Private boarding schools perpetuate a sense of ‘them and us’. A friend's child, who had been sent to boarding school, told me it had never occured to him to speak with the kitchen staff, since that was not encouraged. He admited to being judgemental about children who went to local comprehensive schools. This was never questioned or challenged, rather it was condoned, sometimes explicitly.


Then there is the issue of different sexes. Children who have been to same sex boarding schools often have no contact with difference until sixth form or university. Let's make no mistake, male only boarding schools encourage masculine toxicity such as male elitism, misogyny and insular, patriarchal view points. In 2021, the Metropolitan police said it had received reports of sexual offences after a website had published dozens of allegations made by girls of 'misogyny, harrassment, abuse and assault' at private boarding and day schools. Currently, Eton, Fettes, Dulwich College, Westminster College and St Paul's have been accused of a 'rape culture' with thousands of anonymous claims of sexual abuse. The untold story yet to be revealed is around same-sex sexual offences that take place in boarding schools.


Some may argue that boarding school is preferable to staying at home with unstable or otherwise dysfunctional parents and families. That is an issue for social services, not boarding schools.


There is a held belief that boarding schools make children resilient, that the experience 'toughens them up'. Where to start with this one. This is a system that pits individual against individual, and if you think, well, that’s how the world works, maybe there lies the problem?


Boarding schools perpetuate values and ways of being which as a society we now recognise, do not serve people well and again the research will prove my point.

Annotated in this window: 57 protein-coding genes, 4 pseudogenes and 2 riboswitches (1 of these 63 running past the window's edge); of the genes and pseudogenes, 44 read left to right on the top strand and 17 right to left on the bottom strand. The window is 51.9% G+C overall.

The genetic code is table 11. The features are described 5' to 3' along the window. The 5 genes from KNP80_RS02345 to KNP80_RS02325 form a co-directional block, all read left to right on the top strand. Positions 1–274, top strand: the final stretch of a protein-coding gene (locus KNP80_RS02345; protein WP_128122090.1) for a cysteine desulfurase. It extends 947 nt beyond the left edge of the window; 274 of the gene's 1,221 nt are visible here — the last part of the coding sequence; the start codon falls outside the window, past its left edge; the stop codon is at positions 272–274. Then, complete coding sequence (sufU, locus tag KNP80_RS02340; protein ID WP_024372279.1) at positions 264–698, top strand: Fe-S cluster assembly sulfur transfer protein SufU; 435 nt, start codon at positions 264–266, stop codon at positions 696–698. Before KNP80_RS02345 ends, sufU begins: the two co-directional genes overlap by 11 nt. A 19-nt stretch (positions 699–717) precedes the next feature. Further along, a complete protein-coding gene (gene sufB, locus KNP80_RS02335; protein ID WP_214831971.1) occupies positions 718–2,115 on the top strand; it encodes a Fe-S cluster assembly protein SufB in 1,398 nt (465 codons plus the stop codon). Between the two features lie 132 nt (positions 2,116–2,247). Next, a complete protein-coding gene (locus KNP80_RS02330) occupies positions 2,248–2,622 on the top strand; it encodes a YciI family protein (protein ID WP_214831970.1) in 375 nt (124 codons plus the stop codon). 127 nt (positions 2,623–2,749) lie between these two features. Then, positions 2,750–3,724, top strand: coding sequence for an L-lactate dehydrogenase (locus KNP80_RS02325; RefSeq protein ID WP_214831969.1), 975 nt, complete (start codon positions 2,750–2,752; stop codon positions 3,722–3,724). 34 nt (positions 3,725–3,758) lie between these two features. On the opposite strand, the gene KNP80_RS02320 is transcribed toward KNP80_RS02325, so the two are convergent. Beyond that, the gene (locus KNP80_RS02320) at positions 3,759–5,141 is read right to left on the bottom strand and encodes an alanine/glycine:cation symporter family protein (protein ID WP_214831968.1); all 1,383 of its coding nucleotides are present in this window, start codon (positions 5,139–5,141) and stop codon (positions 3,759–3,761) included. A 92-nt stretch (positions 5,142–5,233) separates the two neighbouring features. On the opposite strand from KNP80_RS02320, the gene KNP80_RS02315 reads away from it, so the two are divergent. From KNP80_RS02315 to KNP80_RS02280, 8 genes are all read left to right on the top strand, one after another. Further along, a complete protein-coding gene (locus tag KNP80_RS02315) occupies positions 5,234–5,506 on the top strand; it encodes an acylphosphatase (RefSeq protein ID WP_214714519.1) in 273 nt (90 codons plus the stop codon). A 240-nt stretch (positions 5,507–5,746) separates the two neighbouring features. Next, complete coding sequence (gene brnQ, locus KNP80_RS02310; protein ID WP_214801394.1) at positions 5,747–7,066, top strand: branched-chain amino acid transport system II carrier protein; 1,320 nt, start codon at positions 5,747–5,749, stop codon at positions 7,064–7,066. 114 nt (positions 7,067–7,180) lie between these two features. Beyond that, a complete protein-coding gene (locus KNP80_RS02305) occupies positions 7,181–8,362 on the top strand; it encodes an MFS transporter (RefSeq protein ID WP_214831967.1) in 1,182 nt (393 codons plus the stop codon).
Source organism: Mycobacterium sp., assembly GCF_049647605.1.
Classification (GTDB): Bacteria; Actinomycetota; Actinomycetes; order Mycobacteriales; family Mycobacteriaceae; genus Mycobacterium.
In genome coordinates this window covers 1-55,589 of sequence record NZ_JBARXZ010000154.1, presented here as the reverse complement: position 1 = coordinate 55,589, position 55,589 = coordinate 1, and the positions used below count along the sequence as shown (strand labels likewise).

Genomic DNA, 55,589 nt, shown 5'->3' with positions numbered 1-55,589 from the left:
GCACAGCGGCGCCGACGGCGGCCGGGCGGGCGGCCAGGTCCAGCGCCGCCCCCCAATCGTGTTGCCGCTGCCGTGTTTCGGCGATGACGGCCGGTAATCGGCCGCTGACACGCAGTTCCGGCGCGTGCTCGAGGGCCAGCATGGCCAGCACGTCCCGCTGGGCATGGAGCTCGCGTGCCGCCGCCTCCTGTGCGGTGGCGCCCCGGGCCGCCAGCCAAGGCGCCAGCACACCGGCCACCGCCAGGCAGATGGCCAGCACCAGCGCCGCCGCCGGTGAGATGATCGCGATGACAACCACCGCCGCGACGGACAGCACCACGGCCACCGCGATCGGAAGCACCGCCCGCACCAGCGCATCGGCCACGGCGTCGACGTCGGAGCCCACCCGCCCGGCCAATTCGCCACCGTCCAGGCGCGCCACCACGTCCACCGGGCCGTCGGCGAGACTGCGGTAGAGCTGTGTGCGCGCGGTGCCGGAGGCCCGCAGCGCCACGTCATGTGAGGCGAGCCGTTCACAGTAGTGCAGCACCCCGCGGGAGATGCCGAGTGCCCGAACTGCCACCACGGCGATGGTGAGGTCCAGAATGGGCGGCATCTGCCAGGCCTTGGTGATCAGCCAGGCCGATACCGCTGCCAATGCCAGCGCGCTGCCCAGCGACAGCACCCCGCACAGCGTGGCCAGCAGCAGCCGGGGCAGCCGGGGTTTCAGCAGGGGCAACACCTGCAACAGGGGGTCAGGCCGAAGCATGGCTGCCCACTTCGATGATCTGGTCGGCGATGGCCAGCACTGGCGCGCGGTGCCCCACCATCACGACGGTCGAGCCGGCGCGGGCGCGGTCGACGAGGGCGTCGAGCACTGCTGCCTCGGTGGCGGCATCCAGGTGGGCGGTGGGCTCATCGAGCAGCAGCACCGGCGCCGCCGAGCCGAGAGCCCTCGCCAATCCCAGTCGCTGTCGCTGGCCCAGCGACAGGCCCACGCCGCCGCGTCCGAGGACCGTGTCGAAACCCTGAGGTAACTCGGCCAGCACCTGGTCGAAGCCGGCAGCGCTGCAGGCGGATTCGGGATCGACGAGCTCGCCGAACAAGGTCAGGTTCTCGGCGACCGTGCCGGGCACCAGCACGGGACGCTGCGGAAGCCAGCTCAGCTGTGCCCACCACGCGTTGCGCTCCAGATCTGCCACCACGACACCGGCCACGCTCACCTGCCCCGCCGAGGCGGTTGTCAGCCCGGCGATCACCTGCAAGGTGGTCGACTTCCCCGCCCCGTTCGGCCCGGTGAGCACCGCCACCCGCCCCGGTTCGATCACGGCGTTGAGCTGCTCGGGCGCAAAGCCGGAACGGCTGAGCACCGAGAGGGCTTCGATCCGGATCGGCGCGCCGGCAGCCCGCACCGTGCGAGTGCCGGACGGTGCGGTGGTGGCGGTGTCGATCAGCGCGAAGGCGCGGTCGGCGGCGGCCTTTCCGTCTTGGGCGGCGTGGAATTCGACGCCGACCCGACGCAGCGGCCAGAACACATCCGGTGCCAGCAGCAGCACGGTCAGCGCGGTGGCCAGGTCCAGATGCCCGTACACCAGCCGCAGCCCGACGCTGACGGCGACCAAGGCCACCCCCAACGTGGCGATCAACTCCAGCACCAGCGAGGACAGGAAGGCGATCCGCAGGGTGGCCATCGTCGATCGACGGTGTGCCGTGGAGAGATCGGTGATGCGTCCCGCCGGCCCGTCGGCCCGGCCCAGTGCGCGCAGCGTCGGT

Single sex boarding schools for boys perpetuate the myths of masculinity, which include the belief in invulnerability, certainty, self-sufficiency and objectivity and that only competition enhances performance.


Let us remember, according to research by The Samaritans - suicide rates of men - regardless of age group are 2 to 3 times higher than women, with 35-44 year-olds at the highest risk - closely followed by 45-54 year-olds. One reason for this is that men compare themselves to a ‘gold standard’ which prizes power, control and invulnerability.


Most boarding schools were set up by the ruling class to churn out men to run the Empire and women to support those men. Despite not having an empire any longer, the system of the country still runs, by and large by this patriarchal formula; there is still a strong belief in the primacy of traditional institutions and the superiority of privileged, white men.


But has the world of boarding schools changed? One argument is that boarding schools today are forward thinking and progressive: corporal punishment is a thing of the past and pupils have mobile phones so that they can be in touch with home whenever they want.


This totally misses the point.


Children need secure and consistent attachment. They need love. Boarding schools do not offer this and a new state of the art technology centre does not compensate.


As I have proposed, boarding school perpetuate systems and structures that do not serve human beings well: patriarchy, privilege and power are an entitlement which need significant tweaking if we are to have a fair and just society. Afterall, how children are raised will impact the society we will become.


I recently met a young person who had recently left my old school. I shared with her my experience of the bullying that went on there, 'though I imagine that's all changed now?’ I asked her. Her eyes filled with tears, ‘it's still the same'. It is heartbreaking to hear this and it has to stop. There is no place in a civilised society for boarding schools, we have to end the boarding school system.


To read more about Boarding School Syndrome - http://46.32.240.33/joyschaverien.com/wp-content/uploads/2015/04/LostforwordsTTApr11.pdf